numNearestNeighbors = 20;
radius = 0.05;
numPoints = 8192;
maxLabel = 1;
classNames = [
numClasses = numel(classNames);

Initialize placeholders for the predicted and target labels.

labelsDensePred = [];
labelsDenseTarget = [];

Apply the same transformation used on training data to the test data, tbpcds, follow these steps.

  • Extract the point cloud.

  • Downsample the point cloud to a specified number, numPoints.

  • Normalize the point clouds to the range [0 1].

  • Convert the point cloud to make it compatible with the input layer of the network.

Perform inference on the test point cloud data to compute prediction labels. Predict the labels of the sparse point cloud using the pointnetplusPredict_mex function. Then interpolate the prediction labels of the sparse point cloud to obtain prediction labels of the dense point cloud and iterate this process on all the non-overlapping blocks.

while hasdata(tbpcds)
    % Read the block along with block information.
    [ptCloudDense,infoDense] = read(tbpcds);

    % Extract the labels from the block information.
    labelsDense = infoDense.PointAttributes.Classification;
    % Select only labeled data.
    ptCloudDense = select(ptCloudDense{1},labelsDense~=0);
    labelsDense = labelsDense(labelsDense~=0);

    % Use the helperDownsamplePoints function, attached to this example as a
    % supporting file, to extract a downsampled point cloud from the
    % dense point cloud.
    ptCloudSparse = helperDownsamplePoints(ptCloudDense, ...

    % Make the spatial extent of the dense point cloud equal to the sparse
    % point cloud.
    limits = [ptCloudDense.XLimits;ptCloudDense.YLimits;ptCloudDense.ZLimits];
    ptCloudSparseLocation = ptCloudSparse.Location;
    ptCloudSparseLocation(1:2,:) = limits(:,1:2)';
    ptCloudSparse = pointCloud(ptCloudSparseLocation,Color=ptCloudSparse.Color, ...
        Intensity=ptCloudSparse.Intensity, Normal=ptCloudSparse.Normal);

    % Use the helperNormalizePointCloud function, attached to this example as
    % a supporting file, to normalize the point cloud between 0 and 1.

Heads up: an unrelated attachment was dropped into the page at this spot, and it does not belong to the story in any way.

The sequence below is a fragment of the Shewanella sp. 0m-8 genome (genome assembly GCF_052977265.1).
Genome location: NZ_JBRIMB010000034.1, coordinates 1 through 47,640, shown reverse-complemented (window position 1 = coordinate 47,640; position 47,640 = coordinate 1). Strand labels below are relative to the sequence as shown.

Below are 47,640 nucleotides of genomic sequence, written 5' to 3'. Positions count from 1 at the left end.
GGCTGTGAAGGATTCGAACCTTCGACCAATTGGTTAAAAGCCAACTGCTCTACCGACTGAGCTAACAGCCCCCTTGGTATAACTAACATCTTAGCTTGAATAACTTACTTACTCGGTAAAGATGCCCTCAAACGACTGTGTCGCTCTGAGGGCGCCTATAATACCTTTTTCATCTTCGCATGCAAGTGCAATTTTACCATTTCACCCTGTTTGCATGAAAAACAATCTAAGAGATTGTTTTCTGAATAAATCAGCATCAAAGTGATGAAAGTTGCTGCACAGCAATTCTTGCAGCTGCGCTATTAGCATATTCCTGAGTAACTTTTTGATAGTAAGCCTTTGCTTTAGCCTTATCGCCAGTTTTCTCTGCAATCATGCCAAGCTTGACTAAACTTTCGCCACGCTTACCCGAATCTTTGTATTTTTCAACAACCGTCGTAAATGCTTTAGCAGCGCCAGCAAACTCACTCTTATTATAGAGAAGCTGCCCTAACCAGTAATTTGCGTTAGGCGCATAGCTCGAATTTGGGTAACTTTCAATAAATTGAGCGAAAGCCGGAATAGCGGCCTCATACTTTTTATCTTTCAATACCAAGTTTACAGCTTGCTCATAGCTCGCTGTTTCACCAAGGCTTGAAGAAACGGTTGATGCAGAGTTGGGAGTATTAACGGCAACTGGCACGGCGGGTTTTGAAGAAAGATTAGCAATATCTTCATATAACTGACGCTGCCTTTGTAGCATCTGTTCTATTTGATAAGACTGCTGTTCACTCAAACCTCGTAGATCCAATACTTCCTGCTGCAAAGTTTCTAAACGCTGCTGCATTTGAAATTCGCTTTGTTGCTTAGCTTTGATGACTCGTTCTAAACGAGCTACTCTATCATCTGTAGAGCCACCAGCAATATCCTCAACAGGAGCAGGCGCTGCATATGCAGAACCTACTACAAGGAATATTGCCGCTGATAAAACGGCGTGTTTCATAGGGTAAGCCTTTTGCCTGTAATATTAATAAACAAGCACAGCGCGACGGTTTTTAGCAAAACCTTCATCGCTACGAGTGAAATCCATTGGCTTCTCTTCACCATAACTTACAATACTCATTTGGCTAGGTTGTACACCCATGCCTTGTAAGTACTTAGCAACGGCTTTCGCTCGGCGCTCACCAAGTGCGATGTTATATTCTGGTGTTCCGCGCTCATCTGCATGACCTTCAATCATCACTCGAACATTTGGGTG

ptCloudSparseNormalized = helperNormalizePointCloud(ptCloudSparse);
    ptCloudDenseNormalized = helperNormalizePointCloud(ptCloudDense);

    % Use the helperTransformToTestData function, defined at the end of this
    % example, to convert the point cloud to a cell array and to permute the
    % dimensions of the point cloud to make it compatible with the input layer
    % of the network.
    ptCloudSparseForPrediction = helperTransformToTestData(ptCloudSparseNormalized);

    % Get the output predictions.
    scoresPred = pointnetplusPredict_mex(single(ptCloudSparseForPrediction{1,1}));
    [~,labelsSparsePred] = max(scoresPred,[],3);
    labelsSparsePred = uint8(labelsSparsePred);

    % Use the helperInterpolate function, attached to this example as a
    % supporting file, to calculate labels for the dense point cloud,
    % using the sparse point cloud and labels predicted on the sparse point cloud.
    interpolatedLabels = helperInterpolate(ptCloudDenseNormalized, ...
        ptCloudSparseNormalized,labelsSparsePred,numNearestNeighbors, ...

    % Concatenate the predicted and target labels from the blocks.
    labelsDensePred = vertcat(labelsDensePred,interpolatedLabels);
    labelsDenseTarget = vertcat(labelsDenseTarget,labelsDense);
Starting parallel pool (parpool) using the 'local' profile ...
Connected to the parallel pool (number of workers: 12).

For better visualisation, display a single block inferred from the point cloud data.

ax = pcshow(ptCloudDense.Location,interpolatedLabels);
Warning: MATLAB has disabled some advanced graphics rendering features by switching to software OpenGL. For more information, click <a href="matlab:opengl('problems')">here</a>.
axis off;
title("Point Cloud Overlaid with Detected Semantic Labels");

Supporting Functions

The helperLabelColorbar function adds a colorbar to the current axis. The colorbar is formatted to display the class names with the color.

function helperLabelColorbar(ax,classNames)
% Colormap for the original classes.
cmap = [[0,0,255];
cmap = cmap./255;
cmap = cmap(1:numel(classNames),:);

% Add colorbar to current figure.
c = colorbar(ax);
c.Color = 'w';

% Center tick labels and use class names for tick marks.
numClasses = size(classNames, 1);
c.Ticks = 1:1:numClasses;
c.TickLabels = classNames;

% Remove tick mark.
c.TickLength = 0;

The helperTransformToTestData function converts the point cloud into a cell array and permutes the dimensions of the point cloud to make it compatible with the input layer of the network.

function data = helperTransformToTestData(data)
if ~iscell(data)
    data = {data};
numObservations = size(data,1);
for i = 1:numObservations
    tmp = data{i,1}.Location;
    data{i,1} = permute(tmp,[1 3 2]);


[1] Qi, Charles R., Li Yi, Hao Su, and Leonidas J. Guibas. "PointNet++: Deep Hierarchical Feature Learning on Point Sets in a Metric Space." ArXiv:1706.02413 [Cs], June 7, 2017.

[2] Varney, Nina, Vijayan K. Asari, and Quinn Graehling. "DALES: A Large-Scale Aerial LiDAR Data Set for Semantic Segmentation." ArXiv:2004.11985 [Cs, Stat], April 14, 2020.